Like sharks, distressed investors smell blood in the water. Led by a hawkish Federal Reserve determined to bring inflation under control through demand destruction, market volatility in 2022 resulted in lower prices for risk assets. Macro uncertainty due to the lingering Russia-Ukraine war, concerns regarding China and Taiwan, and the U.S. mid-term elections have all cast a cloud over markets. These issues have driven managers to come to the market with new distressed funds, with the velocity of this activity accelerating over the summer. Preqin places
existing distressed dry powder at approximately $70 billion. This number includes both new funds being raised and undeployed capital raised for distressed opportunities in 2020 and 2021. While $70 billion is a large number, within the context of a $3 trillion market for bank loans and high yield bonds, this sum could easily be overwhelmed by
another repricing of risk assets if the economy further contracts.

Although not directly tied to the public credit markets, private lending—roughly 85% of which is floating rate—is directly impacted by higher short-term rates and rising SOFR. There is a good news/bad news element in play for private lending amid the higher short-term rate/late credit cycle theme currently in play in the markets. On the good news side, private lenders with new funds that have not yet committed to many deals are in a strong position, as they can lend at higher rates—which means better pricing—and they can also secure lower leverage points, better call protection, higher upfront fees, and tighter covenants.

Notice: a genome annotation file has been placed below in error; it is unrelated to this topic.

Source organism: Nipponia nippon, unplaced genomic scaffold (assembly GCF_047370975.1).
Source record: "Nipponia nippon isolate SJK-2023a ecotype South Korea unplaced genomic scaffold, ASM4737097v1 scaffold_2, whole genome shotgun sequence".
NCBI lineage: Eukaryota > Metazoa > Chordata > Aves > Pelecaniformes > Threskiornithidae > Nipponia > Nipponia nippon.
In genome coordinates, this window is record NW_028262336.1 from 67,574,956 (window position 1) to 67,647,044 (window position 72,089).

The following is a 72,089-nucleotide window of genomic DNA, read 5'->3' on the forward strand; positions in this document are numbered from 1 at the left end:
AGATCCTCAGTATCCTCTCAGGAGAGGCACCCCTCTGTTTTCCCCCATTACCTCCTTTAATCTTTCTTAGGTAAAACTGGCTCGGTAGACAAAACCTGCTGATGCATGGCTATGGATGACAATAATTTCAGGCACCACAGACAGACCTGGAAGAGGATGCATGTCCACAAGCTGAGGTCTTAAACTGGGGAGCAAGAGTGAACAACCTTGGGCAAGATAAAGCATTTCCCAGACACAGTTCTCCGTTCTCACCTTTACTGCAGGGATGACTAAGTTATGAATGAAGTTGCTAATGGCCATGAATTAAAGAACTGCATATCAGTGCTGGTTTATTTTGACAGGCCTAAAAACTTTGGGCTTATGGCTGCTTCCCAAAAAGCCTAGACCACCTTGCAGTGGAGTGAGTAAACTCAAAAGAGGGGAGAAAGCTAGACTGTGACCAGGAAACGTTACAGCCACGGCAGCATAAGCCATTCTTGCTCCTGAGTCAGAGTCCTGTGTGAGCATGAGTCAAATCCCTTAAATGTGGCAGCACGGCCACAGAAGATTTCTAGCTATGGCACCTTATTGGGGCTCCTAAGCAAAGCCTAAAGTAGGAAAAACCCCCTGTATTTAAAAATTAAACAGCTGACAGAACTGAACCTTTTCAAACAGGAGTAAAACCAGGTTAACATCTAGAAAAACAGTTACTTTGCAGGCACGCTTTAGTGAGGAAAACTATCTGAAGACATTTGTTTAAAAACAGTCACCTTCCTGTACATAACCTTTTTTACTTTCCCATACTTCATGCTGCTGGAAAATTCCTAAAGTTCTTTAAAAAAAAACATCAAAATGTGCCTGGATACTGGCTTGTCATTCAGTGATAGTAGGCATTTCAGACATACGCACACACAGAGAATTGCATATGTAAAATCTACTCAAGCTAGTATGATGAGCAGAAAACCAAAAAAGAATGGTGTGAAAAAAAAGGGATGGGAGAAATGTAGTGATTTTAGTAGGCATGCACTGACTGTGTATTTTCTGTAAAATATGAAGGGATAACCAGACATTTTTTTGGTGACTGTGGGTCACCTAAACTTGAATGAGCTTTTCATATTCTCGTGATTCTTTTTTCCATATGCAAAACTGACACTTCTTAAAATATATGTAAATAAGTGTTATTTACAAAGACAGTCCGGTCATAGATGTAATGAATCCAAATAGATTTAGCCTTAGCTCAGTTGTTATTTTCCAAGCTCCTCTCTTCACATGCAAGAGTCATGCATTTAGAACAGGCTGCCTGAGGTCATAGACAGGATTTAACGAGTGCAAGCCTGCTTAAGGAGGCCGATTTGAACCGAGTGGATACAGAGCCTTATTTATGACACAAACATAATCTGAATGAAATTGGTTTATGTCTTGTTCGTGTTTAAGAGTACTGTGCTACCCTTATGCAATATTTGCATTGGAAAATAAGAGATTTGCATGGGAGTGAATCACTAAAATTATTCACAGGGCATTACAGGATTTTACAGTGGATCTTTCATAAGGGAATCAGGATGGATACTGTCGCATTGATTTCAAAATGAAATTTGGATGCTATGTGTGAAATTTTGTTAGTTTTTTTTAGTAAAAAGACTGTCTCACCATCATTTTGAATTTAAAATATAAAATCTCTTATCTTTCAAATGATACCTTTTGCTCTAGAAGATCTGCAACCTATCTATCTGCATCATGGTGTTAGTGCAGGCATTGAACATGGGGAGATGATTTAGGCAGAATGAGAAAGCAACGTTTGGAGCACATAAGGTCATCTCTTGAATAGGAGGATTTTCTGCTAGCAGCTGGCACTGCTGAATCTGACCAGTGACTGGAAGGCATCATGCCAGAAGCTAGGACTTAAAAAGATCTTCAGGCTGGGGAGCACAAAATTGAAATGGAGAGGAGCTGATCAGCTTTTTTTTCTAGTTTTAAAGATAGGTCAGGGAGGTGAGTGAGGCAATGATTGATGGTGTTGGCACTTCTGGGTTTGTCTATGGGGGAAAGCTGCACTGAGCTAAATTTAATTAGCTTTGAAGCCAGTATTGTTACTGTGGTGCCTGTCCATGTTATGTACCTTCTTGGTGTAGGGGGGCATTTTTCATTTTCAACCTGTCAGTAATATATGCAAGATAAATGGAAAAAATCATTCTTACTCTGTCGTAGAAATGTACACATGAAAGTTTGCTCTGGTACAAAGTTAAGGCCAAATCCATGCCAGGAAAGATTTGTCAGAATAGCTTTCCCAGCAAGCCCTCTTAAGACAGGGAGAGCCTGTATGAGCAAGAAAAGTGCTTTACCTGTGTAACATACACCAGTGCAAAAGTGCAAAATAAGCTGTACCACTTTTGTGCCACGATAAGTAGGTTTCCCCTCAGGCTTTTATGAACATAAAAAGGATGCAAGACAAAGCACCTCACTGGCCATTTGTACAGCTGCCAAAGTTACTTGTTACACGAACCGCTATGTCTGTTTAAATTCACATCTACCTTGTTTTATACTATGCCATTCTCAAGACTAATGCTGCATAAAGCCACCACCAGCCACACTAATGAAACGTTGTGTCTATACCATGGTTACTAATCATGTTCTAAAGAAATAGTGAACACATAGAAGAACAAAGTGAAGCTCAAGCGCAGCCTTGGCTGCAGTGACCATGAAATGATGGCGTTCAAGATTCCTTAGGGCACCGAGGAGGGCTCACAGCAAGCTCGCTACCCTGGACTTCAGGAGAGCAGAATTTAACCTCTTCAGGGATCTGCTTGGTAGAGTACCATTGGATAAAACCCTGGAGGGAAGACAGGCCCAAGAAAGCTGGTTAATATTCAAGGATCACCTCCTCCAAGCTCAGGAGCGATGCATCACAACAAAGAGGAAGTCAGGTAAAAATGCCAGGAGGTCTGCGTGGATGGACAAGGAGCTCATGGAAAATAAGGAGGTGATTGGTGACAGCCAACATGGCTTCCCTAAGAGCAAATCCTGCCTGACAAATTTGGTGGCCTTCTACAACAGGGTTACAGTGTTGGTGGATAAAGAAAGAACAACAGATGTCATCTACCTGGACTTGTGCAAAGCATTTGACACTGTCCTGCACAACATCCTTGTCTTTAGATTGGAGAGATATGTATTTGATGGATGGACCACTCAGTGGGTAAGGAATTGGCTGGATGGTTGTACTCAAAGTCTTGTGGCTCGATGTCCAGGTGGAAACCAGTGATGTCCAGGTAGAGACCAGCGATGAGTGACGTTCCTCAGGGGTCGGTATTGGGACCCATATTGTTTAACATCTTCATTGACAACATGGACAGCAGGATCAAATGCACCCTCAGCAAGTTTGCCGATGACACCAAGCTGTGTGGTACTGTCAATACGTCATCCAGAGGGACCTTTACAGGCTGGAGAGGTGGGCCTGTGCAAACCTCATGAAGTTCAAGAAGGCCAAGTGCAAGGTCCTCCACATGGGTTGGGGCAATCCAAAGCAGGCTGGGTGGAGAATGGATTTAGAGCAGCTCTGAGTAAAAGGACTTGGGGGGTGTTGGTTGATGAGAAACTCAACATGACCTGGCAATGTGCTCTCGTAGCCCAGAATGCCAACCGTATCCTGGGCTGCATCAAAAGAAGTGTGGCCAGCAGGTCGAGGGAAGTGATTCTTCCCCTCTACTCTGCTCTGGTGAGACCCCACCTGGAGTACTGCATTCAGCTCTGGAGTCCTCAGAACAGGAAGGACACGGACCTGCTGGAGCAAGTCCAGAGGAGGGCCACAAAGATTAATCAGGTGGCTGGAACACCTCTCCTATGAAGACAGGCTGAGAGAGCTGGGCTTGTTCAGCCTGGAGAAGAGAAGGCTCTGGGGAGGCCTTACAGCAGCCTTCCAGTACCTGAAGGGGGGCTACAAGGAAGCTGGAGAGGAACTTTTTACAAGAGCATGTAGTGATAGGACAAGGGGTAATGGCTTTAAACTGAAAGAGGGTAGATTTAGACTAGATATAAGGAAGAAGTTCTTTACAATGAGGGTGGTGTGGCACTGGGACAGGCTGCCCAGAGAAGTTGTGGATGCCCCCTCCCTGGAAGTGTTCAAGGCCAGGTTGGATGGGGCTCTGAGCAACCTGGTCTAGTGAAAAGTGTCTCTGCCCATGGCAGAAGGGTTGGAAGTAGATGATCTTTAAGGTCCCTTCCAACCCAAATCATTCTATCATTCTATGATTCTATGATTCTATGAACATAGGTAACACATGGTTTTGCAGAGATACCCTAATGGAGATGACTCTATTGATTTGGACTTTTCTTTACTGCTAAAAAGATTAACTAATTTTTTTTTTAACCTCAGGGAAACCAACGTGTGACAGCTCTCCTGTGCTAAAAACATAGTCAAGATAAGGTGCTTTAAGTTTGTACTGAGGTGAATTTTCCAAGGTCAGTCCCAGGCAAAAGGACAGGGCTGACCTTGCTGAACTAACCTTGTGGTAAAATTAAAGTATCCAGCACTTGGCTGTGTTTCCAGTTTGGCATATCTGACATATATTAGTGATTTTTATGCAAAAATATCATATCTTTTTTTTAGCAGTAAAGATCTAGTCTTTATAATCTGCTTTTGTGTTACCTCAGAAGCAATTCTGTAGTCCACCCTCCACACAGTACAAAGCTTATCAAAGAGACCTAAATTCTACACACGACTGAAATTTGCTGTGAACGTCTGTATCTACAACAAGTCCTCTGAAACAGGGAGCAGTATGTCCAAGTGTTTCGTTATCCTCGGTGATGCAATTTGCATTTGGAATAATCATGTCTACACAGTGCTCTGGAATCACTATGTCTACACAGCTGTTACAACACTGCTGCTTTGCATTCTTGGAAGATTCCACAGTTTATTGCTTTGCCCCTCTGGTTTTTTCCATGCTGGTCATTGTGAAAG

The bad news side for private lenders involves fully invested funds where the manager must now weather late-cycle elements or possibly a recession, which could lead to higher default risk for companies in their portfolios. This can act as a distraction for managers in terms of putting out new loans, as they may need to become more active with existing borrowers. A byproduct of late-cycle or recessionary issues facing existing funds is the lengthening of exits, which tends to negatively impact the internal rates of return (IRRs) for these funds. This impact has been witnessed through multiple cycles, and while IRRs tend to experience weakness for those vintages impacted by recession, the multiples of invested capital (MOICs) tend to hold up over time.